Izzy gets a pass with her confused look... "She moved my couch.  I look out the window from that couch.  This ain't right."  For those not sure, that was Izzy talking.

I said, "Yes, Ma'am."


Thursday, January 11, 2018

Gonna get me a divining rod...


We are pretty much surrounded by water.  Salt water.  I need to find me some fresh water.

Living on an island, we are at the "end of the line" for any type of public utility: electricity, water, sewage, cable TV, internet.  Oh, there are certainly upsides to life here: like normally great access with a boat (when the dredge operation doesn't have you trapped).  It is pretty quiet most of the time.  The homeowners association fees take care of yard work.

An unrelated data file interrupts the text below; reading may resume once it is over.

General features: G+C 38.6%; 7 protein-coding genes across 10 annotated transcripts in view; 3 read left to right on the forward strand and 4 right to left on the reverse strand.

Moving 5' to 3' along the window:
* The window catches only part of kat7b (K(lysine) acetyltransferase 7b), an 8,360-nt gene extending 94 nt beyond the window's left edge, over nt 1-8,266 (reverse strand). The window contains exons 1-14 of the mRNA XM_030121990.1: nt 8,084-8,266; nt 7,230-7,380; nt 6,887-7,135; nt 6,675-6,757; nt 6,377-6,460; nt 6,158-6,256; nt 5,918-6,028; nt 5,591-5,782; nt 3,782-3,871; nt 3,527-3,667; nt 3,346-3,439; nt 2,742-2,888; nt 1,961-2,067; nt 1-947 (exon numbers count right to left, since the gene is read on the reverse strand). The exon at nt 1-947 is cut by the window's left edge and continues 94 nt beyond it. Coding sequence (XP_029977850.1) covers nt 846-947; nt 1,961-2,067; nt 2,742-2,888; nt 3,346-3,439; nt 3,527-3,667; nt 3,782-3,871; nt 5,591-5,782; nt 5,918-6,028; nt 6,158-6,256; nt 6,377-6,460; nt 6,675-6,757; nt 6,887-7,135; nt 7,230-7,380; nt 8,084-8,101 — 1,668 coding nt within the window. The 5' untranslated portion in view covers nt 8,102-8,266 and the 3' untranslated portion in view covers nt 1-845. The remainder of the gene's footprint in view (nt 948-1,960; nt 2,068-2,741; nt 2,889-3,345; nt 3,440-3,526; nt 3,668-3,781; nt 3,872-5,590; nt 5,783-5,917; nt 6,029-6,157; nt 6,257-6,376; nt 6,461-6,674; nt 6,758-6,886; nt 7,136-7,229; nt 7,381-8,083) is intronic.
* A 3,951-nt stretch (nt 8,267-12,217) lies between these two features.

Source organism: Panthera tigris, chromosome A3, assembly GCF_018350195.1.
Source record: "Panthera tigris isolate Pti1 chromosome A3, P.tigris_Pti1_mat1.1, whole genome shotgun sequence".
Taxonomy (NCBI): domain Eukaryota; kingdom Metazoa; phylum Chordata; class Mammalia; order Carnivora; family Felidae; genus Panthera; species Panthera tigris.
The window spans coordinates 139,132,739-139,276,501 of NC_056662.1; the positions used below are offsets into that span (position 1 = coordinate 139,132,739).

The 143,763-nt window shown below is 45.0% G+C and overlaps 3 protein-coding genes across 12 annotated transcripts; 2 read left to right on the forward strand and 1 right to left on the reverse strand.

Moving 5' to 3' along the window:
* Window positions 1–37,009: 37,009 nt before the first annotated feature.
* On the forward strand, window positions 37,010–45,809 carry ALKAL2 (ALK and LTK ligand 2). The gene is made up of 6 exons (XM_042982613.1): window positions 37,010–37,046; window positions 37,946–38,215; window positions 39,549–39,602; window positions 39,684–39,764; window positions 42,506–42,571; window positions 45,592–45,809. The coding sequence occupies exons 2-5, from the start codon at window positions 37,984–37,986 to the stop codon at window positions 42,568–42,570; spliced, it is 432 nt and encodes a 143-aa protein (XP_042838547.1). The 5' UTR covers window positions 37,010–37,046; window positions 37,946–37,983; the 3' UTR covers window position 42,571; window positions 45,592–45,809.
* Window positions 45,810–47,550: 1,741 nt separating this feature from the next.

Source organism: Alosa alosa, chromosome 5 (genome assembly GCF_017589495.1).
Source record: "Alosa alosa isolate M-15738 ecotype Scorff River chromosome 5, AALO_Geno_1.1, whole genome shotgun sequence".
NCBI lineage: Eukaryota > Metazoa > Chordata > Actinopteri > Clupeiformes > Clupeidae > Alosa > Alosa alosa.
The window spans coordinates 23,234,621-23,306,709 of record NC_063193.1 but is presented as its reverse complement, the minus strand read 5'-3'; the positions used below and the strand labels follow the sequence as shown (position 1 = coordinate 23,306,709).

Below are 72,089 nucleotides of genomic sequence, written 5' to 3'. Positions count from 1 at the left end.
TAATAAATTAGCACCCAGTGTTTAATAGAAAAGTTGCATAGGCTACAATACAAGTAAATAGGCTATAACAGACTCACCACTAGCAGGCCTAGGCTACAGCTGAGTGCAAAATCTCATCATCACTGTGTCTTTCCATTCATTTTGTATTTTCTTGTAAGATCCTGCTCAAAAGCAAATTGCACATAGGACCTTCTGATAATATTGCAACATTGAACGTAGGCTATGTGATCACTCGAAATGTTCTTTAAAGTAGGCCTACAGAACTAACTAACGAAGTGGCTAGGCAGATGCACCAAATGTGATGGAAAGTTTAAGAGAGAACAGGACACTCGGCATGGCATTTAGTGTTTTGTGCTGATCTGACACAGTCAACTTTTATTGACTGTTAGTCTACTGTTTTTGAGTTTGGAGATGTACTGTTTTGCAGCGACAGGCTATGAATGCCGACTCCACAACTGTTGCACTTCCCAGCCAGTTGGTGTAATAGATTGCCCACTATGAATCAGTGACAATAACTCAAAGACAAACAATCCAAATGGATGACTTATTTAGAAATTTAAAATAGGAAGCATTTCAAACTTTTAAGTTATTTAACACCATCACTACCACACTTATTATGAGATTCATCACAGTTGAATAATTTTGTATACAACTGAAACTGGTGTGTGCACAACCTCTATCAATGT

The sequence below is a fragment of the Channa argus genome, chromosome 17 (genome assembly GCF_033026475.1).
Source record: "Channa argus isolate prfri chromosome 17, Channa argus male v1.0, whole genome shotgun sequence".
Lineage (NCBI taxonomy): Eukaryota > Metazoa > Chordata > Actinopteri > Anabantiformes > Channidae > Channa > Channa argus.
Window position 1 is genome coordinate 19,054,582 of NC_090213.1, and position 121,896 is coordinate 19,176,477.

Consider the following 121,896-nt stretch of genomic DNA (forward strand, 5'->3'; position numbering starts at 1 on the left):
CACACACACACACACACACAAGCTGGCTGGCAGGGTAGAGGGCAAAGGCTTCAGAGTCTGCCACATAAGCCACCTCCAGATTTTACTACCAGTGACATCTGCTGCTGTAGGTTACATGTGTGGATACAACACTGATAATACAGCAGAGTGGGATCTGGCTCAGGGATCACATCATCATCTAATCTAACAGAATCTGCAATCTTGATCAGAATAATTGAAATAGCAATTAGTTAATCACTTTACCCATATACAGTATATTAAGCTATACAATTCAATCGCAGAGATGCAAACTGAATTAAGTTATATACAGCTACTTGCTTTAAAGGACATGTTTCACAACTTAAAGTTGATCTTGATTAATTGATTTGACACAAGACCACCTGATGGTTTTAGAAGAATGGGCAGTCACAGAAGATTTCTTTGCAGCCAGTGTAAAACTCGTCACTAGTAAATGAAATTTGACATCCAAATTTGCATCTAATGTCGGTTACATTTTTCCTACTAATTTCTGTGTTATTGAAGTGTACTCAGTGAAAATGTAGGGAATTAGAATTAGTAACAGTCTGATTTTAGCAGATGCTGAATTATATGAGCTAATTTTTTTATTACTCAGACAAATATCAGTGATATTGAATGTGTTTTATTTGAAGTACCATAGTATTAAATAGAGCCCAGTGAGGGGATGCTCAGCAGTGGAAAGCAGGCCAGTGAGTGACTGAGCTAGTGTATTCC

On the other side of that equation, you have to expect "break-downs" with all those utilities, from time to time.

There is another front coming in this evening; it will drop our daytime high of 75º to 60º tomorrow.  Not much precip, but the predictions were were gusty winds.  As the winds started to build late this morning, I went out to put the full cover on the boat.  That is a bit of a chore, involving body convolutions and some crawling on hands and knees.  When finished, I was a bit of a sweatball.  That is a technical term that combines perspiring and smelling like sweaty testicles.